Blue Jays should have used the Marcus Semien money on starting pitching
When the Blue Jays signed Marcus Semien to a 1 year, $18 million deal in January, I was pretty bullish on the deal on the contingency that they would still spend money on starting pitching. As it turned out, that signing ate the rest of the Blue Jays budget for the offseason. Considering that the Blue Jays have one of the best positional outlooks in baseball and a clogged infield, it really doesn’t make a whole lot of sense that they bolstered the biggest strength of the team while neglecting the starting rotation (besides adding minor back-end pieces like Robbie Ray and Steven Matz)
Going into spring training, the Jays already had one of the worst rotations in baseball on paper. Even with a Cy Young finalist (Ryu) and top pitching prospect (Pearson) in 2020, they still finished a measly 24th in starting rotation ERA. It only adds insult to injury that Nate Pearson aggravated a groin injury in a bullpen session a few days ago while depth option Thomas Hatch left the game on Wednesday with an elbow scare and what looked like a potential “Tommy John” injury. As it currently stands, the opening day rotation is expected to be some combination of Hyun Jin Ryu, Robbie Ray, Steven Matz, Tanner Roark and Ross Stripling to fill in for Nate Pearson while he rehabs.
In my view, the issue with the Blue Jays rotation isn’t depth, it is quality. The club has diluted their pitching with back-end options over the past few years like Ray, Matz and Roark while completely neglecting the need for quality innings. So I revert back to my original statement, why pay $18 million to a guy who plays in the middle infield, which wasn’t a huge need. Its also a little sketchy that besides 2019, he has produced a sub-100 OPS+ his entire career.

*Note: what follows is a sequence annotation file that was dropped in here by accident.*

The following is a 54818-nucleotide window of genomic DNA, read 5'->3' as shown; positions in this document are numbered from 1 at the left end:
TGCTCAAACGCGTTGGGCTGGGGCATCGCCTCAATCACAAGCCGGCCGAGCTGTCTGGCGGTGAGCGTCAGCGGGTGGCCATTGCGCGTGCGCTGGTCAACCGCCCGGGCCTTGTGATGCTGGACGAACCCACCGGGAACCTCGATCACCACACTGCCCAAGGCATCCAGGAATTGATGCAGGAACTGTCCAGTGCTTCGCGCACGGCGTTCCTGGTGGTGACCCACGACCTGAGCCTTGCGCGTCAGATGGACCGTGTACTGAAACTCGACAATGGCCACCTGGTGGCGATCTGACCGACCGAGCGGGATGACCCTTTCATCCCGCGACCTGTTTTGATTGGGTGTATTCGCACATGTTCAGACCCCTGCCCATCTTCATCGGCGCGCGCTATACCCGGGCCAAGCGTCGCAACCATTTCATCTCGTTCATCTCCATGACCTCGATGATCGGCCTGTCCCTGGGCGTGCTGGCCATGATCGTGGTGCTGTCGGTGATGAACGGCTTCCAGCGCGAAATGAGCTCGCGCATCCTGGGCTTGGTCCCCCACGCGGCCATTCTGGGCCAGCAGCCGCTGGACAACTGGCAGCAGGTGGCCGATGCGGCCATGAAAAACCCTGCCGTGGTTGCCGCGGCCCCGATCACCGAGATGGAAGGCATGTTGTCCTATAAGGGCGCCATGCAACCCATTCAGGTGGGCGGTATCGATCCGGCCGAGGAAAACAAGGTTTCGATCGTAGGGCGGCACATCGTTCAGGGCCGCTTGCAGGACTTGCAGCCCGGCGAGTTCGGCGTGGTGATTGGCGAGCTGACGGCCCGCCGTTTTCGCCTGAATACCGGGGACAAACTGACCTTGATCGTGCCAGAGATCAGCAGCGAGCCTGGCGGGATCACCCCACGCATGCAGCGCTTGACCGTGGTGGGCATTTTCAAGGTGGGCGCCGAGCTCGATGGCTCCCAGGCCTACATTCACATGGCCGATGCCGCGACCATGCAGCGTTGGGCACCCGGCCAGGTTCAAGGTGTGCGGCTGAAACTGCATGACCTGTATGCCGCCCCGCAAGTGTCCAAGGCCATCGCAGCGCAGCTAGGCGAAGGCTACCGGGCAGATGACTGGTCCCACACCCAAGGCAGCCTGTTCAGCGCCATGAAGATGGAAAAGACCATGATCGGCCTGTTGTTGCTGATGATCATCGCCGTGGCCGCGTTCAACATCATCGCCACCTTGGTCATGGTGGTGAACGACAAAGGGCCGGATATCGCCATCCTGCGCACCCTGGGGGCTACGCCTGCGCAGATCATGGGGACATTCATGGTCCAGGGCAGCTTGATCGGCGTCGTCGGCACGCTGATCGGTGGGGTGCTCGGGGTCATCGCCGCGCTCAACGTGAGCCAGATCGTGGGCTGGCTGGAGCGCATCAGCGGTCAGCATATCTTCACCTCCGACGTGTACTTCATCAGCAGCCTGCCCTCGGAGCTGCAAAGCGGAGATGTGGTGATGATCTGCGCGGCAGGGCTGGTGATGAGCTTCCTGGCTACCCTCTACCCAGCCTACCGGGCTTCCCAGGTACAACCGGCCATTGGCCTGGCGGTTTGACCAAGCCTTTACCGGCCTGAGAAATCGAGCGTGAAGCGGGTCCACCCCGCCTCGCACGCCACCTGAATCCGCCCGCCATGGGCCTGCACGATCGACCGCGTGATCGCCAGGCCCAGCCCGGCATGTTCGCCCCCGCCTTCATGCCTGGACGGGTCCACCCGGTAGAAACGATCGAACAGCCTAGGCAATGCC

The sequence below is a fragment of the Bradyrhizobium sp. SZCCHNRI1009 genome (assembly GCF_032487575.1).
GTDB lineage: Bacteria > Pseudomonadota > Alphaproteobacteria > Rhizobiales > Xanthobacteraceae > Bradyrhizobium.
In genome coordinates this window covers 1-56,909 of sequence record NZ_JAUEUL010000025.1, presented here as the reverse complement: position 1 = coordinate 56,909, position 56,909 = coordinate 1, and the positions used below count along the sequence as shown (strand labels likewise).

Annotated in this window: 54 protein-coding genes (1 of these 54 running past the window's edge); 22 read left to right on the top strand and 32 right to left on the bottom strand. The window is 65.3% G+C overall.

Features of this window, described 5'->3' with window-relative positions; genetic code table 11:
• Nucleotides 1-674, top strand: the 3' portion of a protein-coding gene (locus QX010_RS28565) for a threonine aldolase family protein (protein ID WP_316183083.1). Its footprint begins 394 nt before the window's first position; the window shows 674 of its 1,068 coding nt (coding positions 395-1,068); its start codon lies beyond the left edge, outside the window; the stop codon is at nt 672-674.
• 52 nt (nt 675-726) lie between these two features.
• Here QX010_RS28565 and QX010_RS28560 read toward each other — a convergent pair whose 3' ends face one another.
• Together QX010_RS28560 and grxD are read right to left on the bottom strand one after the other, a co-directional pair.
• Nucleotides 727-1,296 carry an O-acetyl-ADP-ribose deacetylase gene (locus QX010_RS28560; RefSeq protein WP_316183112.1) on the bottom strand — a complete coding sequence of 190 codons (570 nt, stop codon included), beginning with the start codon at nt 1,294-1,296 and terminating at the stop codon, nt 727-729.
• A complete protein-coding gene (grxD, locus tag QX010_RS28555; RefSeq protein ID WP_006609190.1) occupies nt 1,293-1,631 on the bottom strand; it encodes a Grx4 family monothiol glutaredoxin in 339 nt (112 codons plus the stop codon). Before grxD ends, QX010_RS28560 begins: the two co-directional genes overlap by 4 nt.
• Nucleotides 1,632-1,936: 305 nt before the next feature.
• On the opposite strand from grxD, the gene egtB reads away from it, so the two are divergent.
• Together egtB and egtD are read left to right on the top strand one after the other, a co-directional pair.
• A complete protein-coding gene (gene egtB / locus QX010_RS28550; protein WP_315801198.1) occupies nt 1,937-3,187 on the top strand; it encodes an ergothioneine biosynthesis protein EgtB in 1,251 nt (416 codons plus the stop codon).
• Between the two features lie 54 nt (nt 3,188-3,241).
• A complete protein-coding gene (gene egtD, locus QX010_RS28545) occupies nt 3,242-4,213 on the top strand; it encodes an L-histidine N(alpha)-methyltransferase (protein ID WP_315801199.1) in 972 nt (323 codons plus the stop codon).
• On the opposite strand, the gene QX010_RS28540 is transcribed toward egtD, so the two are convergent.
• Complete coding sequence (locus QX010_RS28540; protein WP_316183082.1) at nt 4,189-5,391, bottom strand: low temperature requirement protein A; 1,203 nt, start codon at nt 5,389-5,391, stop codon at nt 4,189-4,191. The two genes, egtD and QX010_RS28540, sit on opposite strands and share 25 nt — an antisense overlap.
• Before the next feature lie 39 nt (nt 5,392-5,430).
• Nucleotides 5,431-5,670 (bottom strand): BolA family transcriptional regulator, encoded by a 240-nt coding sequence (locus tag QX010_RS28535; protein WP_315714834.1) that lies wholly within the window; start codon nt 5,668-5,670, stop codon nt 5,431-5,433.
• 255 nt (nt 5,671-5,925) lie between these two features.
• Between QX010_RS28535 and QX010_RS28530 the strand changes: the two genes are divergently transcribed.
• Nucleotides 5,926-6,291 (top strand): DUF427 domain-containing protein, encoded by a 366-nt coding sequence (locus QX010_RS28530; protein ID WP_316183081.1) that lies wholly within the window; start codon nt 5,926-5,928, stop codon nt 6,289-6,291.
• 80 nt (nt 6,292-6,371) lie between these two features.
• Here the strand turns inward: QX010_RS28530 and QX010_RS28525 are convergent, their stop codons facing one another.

There were a couple starters that the Blue Jays could’ve acquired this season with the $18 million AAV (or less) given to Semien. Here are a couple options that could’ve improved the rotation significantly.
(1) Taijuan Walker
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Taijuan Walker ended up signing with the Mets for two years, $20 million despite voicing his wishes to come back to Toronto throughout the offseason. Walker is expected to fill Noah Syndergaard’s spot in the rotation while he is on the 60 day IL.
This would’ve been a steal for the Blue Jays. Despite not pitching much in recent years due to injuries, Taijuan Walker probably has the most untapped potential out of any pitcher in free agency this offseason. He is still on the right side of 30 and the eye test definitely warrants his nasty stuff. He is a former top 5 prospect featuring a devastating 90 mph splitter, a hard change up in the upper 80s and a mid 90s fastball, among a few other plus offerings.
The fact that the Jays gave Roark a 2 year, $24 million pact is mind boggling. The guy had a made a career out of being mediocre. I’m not saying the Jays could’ve got Walker for 2 years, $20 million like the Mets but if he’d accept an offer anywhere near that, then it doesn’t make a whole lot of sense that they didn’t push harder to sign a starter of his stature.
(2) Yu Darvish
Yu Darvish and his $22 million for 2021 was transferred from the Cubs to the Padres for veteran innings eater, Zach Davies and four no-name prospects. Most people saw this deal as more of a salary dump by the Cubs, considering the meagre return.